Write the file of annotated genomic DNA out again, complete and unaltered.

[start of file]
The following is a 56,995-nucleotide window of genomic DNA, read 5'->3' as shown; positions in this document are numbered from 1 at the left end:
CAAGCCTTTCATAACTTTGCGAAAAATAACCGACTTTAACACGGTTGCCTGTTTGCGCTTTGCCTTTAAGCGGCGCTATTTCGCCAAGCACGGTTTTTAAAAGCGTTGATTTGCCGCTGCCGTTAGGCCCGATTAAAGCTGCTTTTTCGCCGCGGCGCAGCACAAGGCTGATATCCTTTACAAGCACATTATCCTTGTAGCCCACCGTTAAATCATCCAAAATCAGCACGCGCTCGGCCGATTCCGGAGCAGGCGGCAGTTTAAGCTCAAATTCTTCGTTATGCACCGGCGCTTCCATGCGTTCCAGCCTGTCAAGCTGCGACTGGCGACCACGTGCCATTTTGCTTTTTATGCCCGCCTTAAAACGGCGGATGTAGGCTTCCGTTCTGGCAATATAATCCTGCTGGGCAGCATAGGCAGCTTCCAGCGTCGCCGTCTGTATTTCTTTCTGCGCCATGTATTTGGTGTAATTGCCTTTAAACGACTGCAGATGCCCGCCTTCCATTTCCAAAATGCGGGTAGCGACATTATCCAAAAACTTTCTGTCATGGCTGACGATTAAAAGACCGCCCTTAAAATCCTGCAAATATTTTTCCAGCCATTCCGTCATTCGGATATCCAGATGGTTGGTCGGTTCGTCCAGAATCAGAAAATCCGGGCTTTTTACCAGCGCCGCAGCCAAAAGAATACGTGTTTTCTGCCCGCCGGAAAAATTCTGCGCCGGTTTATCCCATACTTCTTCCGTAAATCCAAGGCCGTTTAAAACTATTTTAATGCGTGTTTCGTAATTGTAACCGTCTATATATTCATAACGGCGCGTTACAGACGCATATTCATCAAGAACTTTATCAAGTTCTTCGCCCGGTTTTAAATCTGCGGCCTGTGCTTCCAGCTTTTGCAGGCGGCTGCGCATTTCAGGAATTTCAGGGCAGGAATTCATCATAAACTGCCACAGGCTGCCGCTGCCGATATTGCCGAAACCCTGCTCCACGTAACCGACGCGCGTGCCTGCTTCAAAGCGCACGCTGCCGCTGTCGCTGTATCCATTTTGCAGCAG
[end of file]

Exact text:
The following is a 56,995-nucleotide window of genomic DNA, read 5'->3' as shown; positions in this document are numbered from 1 at the left end:
CAAGCCTTTCATAACTTTGCGAAAAATAACCGACTTTAACACGGTTGCCTGTTTGCGCTTTGCCTTTAAGCGGCGCTATTTCGCCAAGCACGGTTTTTAAAAGCGTTGATTTGCCGCTGCCGTTAGGCCCGATTAAAGCTGCTTTTTCGCCGCGGCGCAGCACAAGGCTGATATCCTTTACAAGCACATTATCCTTGTAGCCCACCGTTAAATCATCCAAAATCAGCACGCGCTCGGCCGATTCCGGAGCAGGCGGCAGTTTAAGCTCAAATTCTTCGTTATGCACCGGCGCTTCCATGCGTTCCAGCCTGTCAAGCTGCGACTGGCGACCACGTGCCATTTTGCTTTTTATGCCCGCCTTAAAACGGCGGATGTAGGCTTCCGTTCTGGCAATATAATCCTGCTGGGCAGCATAGGCAGCTTCCAGCGTCGCCGTCTGTATTTCTTTCTGCGCCATGTATTTGGTGTAATTGCCTTTAAACGACTGCAGATGCCCGCCTTCCATTTCCAAAATGCGGGTAGCGACATTATCCAAAAACTTTCTGTCATGGCTGACGATTAAAAGACCGCCCTTAAAATCCTGCAAATATTTTTCCAGCCATTCCGTCATTCGGATATCCAGATGGTTGGTCGGTTCGTCCAGAATCAGAAAATCCGGGCTTTTTACCAGCGCCGCAGCCAAAAGAATACGTGTTTTCTGCCCGCCGGAAAAATTCTGCGCCGGTTTATCCCATACTTCTTCCGTAAATCCAAGGCCGTTTAAAACTATTTTAATGCGTGTTTCGTAATTGTAACCGTCTATATATTCATAACGGCGCGTTACAGACGCATATTCATCAAGAACTTTATCAAGTTCTTCGCCCGGTTTTAAATCTGCGGCCTGTGCTTCCAGCTTTTGCAGGCGGCTGCGCATTTCAGGAATTTCAGGGCAGGAATTCATCATAAACTGCCACAGGCTGCCGCTGCCGATATTGCCGAAACCCTGCTCCACGTAACCGACGCGCGTGCCTGCTTCAAAGCGCACGCTGCCGCTGTCGCTGTATCCATTTTGCAGCAG